The EUR/USD fell on Monday mostly due to portfolio adjusting and position evening as the second quarter ended. This short term down move in the Euro is likely to be short-lived, however, as an ECB meeting and the U.S. non-farm payroll report later this week are expected to provide a boost.

The early part of this week is expected to be relatively quiet as traders await the ECB meeting and the U.S. employment news on July 3. Traders expect the ECB to raise rates to 4.25%, and the U.S. non-farm payroll report is forecasted to show that the U.S. lost about 60,000 jobs, the sixth month in a row with losses.

The rate increase by the ECB was solidified on Monday as an inflation report from the Euro Zone showed that consumer prices jumped to a record 4.0%. This figure was more than double the 2.0% target. Talk is circulating that ECB President Trichet's hawkish comments have split the ECB. Some members of the ECB feel that the rate hike is too aggressive and may hurt future Euro Zone economic growth. In addition to discussing the short-term hike, the ECB will also release some information as to further interest rate hikes beyond July. This is the part of the report which may send the EUR/USD to a new all time high.

On the other side of the Dollar equation is the Fed. Since last week's FOMC meeting, the Dollar has fallen tremendously because the FOMC was unclear about the future of U.S. interest rate hikes. Financial traders in Chicago are speaking, however, by decreasing the possibility of a rate hike on August 5 from 40 percent last week to 25 percent this week. The situation is getting so bleak for the Dollar that comments from Treasury Secretary Paulson stating that a strong Dollar is in the nation’s interest could not move the market like it did a few weeks ago.

The USD/JPY rose on profit taking following last week's sell-off. Monday’s rally showed how sensitive the Yen is to the movement in the U.S. stock market. As the stock market fell last week, money poured out of equities and into the safety of the Japanese Yen. The lack of clarity and conviction by the Fed in the latest FOMC announcement has spread over to the U.S. equity markets. Equity traders have lost confidence because of the Fed's ability to fight inflation, slow growth, and a financial crisis at the same time. All of this adds up to a bearish situation. With the stock market near an oversold level, however, traders should wait for a one to two day rally before initiating new shorts.

The GBP/USD rose early in the day on Monday before settling lower for the day. Fundamentally, the weak and unclear statement by the FOMC regarding future interest rate hikes combined with the Bank of England's Governor Mervyn King's comment, stating although inflation is rising now, we will ensure that it falls back to the 2 percent target, helped launch this latest up move. Traders are interpreting this statement as an indication that the BOE would raise rates in the near future if necessary. With the Fed sitting on its hands, the Pound is the more attractive currency at this time. The charts indicate the next upside target is 2.0013 to 2.0027. Key support at 1.9888 has to hold or the market could fall back to 1.9684.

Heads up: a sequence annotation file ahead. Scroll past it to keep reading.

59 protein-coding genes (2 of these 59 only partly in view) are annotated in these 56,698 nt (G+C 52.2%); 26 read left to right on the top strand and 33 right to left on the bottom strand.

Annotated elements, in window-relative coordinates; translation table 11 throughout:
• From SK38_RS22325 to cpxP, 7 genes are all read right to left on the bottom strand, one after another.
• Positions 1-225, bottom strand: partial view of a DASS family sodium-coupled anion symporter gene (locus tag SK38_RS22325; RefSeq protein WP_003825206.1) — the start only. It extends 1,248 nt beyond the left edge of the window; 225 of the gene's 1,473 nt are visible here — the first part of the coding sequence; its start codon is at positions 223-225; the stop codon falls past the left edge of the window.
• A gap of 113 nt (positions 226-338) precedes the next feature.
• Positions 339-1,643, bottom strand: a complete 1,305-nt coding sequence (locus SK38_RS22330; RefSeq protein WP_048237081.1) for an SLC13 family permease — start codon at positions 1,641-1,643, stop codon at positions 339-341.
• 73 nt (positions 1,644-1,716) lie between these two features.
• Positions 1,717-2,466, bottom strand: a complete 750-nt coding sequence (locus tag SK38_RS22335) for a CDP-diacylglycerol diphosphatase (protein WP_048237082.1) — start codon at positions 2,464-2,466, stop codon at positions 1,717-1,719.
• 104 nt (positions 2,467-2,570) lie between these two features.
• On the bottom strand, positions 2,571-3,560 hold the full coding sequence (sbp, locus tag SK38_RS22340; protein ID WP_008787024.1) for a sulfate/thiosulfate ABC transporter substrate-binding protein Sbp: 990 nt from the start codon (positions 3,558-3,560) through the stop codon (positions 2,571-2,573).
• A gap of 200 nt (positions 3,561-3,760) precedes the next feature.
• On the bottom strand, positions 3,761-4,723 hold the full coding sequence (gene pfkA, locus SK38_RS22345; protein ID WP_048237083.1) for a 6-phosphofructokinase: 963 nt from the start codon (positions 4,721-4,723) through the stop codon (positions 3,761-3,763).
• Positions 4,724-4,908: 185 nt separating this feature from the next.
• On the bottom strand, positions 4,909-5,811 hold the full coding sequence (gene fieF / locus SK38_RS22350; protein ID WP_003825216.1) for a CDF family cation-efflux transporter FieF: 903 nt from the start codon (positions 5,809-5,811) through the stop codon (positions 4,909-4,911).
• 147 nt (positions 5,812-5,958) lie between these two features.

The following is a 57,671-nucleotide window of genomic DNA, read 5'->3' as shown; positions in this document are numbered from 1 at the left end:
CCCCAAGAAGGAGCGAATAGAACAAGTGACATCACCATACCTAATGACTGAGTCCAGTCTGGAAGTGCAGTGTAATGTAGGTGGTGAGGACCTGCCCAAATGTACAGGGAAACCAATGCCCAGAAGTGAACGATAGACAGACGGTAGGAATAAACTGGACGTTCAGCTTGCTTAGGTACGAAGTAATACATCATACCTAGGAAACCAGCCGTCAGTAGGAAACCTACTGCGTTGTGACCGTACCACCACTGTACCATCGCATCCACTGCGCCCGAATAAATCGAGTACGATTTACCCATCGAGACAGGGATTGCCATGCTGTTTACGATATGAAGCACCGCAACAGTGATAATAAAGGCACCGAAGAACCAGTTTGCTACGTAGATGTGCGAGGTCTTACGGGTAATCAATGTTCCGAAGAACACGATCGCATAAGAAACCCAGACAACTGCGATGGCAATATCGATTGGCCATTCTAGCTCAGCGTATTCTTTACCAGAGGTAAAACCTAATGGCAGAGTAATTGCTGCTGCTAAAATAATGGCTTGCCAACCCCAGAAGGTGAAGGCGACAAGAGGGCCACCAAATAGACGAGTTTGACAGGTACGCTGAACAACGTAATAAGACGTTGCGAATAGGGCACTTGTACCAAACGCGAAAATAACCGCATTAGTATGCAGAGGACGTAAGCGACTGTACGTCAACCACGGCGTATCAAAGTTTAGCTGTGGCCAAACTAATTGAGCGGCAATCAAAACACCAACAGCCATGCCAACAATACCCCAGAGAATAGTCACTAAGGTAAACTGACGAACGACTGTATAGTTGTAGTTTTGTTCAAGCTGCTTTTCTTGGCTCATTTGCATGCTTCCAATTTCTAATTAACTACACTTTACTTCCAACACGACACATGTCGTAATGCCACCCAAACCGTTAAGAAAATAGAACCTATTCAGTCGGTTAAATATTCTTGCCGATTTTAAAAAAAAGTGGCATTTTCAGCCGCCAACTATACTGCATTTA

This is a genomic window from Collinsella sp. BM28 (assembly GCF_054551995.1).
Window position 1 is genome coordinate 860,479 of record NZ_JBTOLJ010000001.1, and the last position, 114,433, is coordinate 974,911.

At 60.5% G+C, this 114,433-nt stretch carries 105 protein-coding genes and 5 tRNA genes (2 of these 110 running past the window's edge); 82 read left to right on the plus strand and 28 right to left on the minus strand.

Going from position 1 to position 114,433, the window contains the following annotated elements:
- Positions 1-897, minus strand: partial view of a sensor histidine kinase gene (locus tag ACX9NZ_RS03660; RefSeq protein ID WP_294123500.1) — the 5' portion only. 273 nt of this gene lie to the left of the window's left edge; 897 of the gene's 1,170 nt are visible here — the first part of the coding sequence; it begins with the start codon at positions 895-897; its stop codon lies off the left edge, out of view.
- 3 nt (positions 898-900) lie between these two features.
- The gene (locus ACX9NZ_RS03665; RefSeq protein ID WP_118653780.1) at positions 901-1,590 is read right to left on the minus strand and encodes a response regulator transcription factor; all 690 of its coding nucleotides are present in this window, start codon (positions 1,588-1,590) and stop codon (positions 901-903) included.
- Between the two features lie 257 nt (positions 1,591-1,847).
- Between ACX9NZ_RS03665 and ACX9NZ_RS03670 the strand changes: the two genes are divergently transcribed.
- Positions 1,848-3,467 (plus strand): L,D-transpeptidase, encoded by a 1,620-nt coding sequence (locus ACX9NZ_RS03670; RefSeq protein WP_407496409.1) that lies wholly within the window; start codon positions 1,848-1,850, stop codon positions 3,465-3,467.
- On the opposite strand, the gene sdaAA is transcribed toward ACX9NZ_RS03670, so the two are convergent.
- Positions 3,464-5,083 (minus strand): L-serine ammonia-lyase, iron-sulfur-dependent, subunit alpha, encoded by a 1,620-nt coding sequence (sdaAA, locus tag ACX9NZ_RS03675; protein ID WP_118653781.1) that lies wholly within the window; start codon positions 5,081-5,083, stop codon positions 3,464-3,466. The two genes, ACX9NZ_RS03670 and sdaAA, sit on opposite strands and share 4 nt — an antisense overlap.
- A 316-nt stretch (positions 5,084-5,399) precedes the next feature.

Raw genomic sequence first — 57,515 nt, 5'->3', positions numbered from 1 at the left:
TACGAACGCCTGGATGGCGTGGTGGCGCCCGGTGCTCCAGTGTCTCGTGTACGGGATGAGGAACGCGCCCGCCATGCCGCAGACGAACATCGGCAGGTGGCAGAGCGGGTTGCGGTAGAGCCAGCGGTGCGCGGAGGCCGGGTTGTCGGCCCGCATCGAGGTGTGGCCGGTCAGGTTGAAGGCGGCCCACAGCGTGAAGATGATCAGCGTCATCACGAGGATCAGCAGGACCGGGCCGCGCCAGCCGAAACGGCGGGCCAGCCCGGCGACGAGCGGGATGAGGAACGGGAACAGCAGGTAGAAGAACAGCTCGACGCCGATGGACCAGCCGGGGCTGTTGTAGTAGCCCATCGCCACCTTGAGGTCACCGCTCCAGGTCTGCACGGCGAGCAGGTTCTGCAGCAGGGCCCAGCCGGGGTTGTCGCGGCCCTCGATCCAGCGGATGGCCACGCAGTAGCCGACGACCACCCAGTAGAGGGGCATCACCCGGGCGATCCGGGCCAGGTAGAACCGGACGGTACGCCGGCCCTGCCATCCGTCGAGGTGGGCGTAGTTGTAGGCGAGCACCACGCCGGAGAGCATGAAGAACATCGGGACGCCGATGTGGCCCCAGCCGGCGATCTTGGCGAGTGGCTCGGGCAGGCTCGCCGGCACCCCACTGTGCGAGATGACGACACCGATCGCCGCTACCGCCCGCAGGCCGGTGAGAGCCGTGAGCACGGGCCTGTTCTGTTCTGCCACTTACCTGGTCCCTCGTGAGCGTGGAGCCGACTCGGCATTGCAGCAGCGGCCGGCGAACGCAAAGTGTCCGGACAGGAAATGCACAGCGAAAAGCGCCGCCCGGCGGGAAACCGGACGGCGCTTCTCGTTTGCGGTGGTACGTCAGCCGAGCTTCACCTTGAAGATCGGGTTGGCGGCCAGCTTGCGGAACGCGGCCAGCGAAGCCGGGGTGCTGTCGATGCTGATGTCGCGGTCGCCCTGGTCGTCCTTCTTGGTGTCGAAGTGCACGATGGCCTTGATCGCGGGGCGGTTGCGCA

The USD/CHF closed higher after coming close to a major retracement price at 1.0130. The initial down move in the pair started on speculation that central banks would begin accumulating Swiss Francs to add to their reserves. Another factor supporting the Swiss Franc was talk of an interest rate hike by the Swiss Central bank to combat accelerating inflation. Finally, rumors that Russia will be a big buyer over the near term also provided early session pressure. After the break, technical traders took over and bought at 1.0135 in front of a 50% level at 1.0130. Additional support for the USD/CHF came from position evening by short traders as the U.S. stock markets posted a small gain. If the upside momentum continues, then look for a selling opportunity at 1.0301.

The USD/CAD rallied as Canadian traders are expressing concerns over the high price of oil stifling the Canadian economy. Traders are beginning to feel that the Canadian economy may slow down as consumers cut spending due to rising gasoline prices. In addition, the weak U.S. economy and a risky financial sector are making traders think twice about getting overly bullish in the Canadian Dollar since each economy is so closely related. Look for choppy two-sided trading.

The AUD/USD posted a new 25-year high then backed off into the close. Strong commodity exports, especially in coal and iron ore, are the driving forces at this time. The weak close indicates some light profit-taking. The charts indicate a break back to .9493 may occur over the short run. A trade back to this price is likely to be bought. Longer-term traders are citing the weakening U.S. economy and the inability of the FOMC to take a stand on future interest rate hikes as the main reason to be long the Aussie for a move to 1.00 before the end of the year.

Despite a contracting economy, traders are still supporting the NZD/USD. Many Kiwi traders feel that the FOMC's statement was not aggressive enough and are taking longer-term positions against it. The higher yielding New Zealand Dollar is making it an attractive bet. Technically, the trade through .7647 turned the main trend to up for the first time since late April. The charts indicate the rally may find resistance at .7684 to .7740. Overcoming this area sets up an acceleration to .7770.

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